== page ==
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as of November 1

Balance of Power: Ken's Predictions

U.S. House Of Representatives

The House currently has 255 Democrats and 178 Republicans. Who will have control after November? Below, the latest forecast from NPR's Ken Rudin.

216 Democratic seats
Republican seats 219
  • Safe D: 163
  • Leans D: 53
  • Safe I: 0
  • Safe I: 0
  • Safe R: 162
  • Leans R: 57
218 needed for a majority

U.S. Senate

Democrats now control the Senate 59-41. But with 37 races at stake, will the Senate still be in their hands after November? Follow Ken's predictions below.

52 Democratic seats
Republican seats 48
  • Safe D: 47
  • Leans D: 5
  • Safe I: 0
  • Safe I: 0
  • Safe R: 34
  • Leans R: 14
51 needed for a majority
Note: Sens. Joe Lieberman (I-CT) and Bernie Sanders (I-VT) caucus with the Democrats.
 

Race to Watch

Nevada - U.S. Senate

Photo of Harry Reid

Harry Reid

  • Democrat (Incumbent)
Photo of Sharron Angle

Sharron Angle

  • Republican
Current Ratings

Lean-D NPR

Toss-up CQ - Roll Call

Toss-up Cook Political Report

Toss-up Rothenberg Political Report

Lean-R Sabato's Crystal Ball

Final Senate Prediction: Reid Over Angle

Nov 1, 2010 The Republicans are heading towards their greatest election cycle in 16 years, but unless the wave turns into a tsunami, there is little likelihood that they will get a Senate majority. They need a net pickup of 10 seats -- or nine, if they reach a 50-50 tie and then persuade Nebraska's Ben Nelson to switch parties.

Plus, as Senate Republican campaign chair John Cornyn has said from the start, it will probably take two cycles for them to take control. Of the 33 seats up in 2012, 23 (including the two independents) are Democratic. So, on paper at least, the GOP looks set for a takeover in two years. (But -- as we've learned this cycle -- two years can be a lifetime. So I wouldn't even dare to venture a prediction now.)

I'm pretty much standing by my Senate picks this year. For the record, I called every one correctly in 2008, save one: the Minnesota race between Norm Coleman and Al Franken. And that took some nine months to arrive at a winner.

I'm less confident about this year. And the prediction I'm least confident about is Nevada, where nearly everyone is picking Sharron Angle to oust Senate Majority Leader Harry Reid. She is ahead, albeit marginally, in every poll I've seen. I'm picking Reid, though I'll be honest -- I'm not exactly sure why. It's not that his position in Washington has helped much back in Nevada, a state that, after all, is among the leaders in unemployment and home foreclosures. I know it's not that I feel like being contrarian. It's just a gut feeling.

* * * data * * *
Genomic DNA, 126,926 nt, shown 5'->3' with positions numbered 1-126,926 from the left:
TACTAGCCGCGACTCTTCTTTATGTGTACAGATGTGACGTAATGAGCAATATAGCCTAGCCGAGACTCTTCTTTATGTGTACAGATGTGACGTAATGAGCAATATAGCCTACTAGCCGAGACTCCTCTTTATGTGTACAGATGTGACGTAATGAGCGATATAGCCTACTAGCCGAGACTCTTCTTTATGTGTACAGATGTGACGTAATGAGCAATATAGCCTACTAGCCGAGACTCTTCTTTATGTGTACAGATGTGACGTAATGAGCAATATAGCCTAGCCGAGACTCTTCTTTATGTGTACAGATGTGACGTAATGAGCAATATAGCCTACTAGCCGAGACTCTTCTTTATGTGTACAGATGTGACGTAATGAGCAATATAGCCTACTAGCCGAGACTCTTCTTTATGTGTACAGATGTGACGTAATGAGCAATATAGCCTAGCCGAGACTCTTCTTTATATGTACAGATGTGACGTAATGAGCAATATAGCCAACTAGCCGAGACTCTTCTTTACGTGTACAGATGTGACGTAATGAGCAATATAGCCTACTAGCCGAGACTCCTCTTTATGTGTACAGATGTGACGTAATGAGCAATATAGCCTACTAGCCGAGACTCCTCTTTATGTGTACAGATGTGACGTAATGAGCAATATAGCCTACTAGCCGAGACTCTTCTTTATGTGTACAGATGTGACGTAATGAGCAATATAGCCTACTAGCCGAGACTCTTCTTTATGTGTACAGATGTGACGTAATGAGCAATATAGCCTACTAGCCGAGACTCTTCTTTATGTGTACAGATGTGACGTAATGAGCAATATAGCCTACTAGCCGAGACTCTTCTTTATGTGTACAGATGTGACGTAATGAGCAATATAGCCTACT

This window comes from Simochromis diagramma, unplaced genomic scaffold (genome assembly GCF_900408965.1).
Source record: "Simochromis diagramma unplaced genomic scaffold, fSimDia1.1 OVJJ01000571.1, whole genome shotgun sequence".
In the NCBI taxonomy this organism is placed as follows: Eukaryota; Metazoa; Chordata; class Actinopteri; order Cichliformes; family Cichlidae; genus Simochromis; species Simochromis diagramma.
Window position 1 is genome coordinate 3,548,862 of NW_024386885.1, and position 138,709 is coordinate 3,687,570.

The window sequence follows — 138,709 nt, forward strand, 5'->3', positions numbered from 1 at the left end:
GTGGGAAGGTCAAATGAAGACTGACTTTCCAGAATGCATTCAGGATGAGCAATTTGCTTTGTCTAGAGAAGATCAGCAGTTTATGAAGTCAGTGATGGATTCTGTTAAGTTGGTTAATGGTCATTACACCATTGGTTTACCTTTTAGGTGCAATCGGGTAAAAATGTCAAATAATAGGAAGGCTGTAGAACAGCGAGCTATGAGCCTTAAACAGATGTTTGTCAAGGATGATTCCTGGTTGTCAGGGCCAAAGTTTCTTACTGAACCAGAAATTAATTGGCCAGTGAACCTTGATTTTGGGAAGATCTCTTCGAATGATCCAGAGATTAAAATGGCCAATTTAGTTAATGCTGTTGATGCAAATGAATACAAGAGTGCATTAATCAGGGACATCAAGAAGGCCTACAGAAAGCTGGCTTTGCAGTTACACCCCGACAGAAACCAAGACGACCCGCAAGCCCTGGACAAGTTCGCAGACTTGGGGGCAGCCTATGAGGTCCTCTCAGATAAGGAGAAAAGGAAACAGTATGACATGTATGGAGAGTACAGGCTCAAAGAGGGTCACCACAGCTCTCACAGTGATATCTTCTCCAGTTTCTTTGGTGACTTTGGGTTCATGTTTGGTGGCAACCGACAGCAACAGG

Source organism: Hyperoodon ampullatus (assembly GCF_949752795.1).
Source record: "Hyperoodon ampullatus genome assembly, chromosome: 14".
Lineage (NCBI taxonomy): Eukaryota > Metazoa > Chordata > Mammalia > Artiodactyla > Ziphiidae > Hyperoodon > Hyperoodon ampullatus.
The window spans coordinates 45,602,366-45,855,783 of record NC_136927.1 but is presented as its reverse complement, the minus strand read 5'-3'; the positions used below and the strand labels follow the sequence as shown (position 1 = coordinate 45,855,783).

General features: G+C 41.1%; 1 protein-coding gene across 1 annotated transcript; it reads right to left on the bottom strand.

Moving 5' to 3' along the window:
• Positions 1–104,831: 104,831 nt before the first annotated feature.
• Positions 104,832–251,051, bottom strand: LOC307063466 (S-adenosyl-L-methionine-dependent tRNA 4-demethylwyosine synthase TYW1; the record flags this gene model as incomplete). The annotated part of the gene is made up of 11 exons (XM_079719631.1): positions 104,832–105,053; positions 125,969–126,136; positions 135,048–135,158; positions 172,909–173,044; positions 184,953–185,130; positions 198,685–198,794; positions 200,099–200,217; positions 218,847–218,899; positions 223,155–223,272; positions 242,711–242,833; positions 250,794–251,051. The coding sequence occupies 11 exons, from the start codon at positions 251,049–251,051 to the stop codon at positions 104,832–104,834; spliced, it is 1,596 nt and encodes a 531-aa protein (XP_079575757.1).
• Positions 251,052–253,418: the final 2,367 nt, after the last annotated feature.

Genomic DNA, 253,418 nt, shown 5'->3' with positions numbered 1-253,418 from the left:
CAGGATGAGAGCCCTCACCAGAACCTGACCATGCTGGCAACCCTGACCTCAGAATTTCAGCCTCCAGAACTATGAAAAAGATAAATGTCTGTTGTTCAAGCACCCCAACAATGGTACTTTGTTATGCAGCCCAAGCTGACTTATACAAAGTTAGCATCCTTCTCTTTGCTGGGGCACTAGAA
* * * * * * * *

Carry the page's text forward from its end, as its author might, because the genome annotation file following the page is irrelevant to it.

But if he does go down to defeat, it will be the perfect metaphor for Campaign 2010: The anger, the disillusionment, with the Democrats after four years in control, coming back to take out the majority leader of the U.S. Senate ... something that hasn't happened since 1952. He could well be this year's Tom Foley, the House speaker whose defeat in the 1994 GOP wave was especially symbolic.

I'm just not sure it happens. Republicans pick up a net of seven seats on Tuesday. -Ken Rudin

About These Ratings

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Latest Ratings

Nov 1, 2010

OR - Governor

NPR: Lean-D (was Toss-up)

FL - Governor

NPR: Lean-D (was Toss-up)

NV - U.S. Senate

NPR: Lean-D (was Toss-up)

MS - U.S. House, 1

NPR: Lean-R (was Toss-up)

WI - U.S. House, 7

NPR: Lean-R (was Toss-up)

WA - U.S. House, 3

NPR: Lean-R (was Toss-up)

TN - U.S. House, 8

NPR: Lean-R (was Toss-up)

SC - U.S. House, 5

NPR: Lean-D (was Toss-up)

PA - U.S. House, 10

NPR: Lean-D (was Toss-up)

PA - U.S. House, 7

NPR: Lean-R (was Toss-up)

 

About The Scorecard

Photo of Ken RudinExplore how NPR's Ken Rudin and other influential political watchers are calling key House, Senate and governor races.

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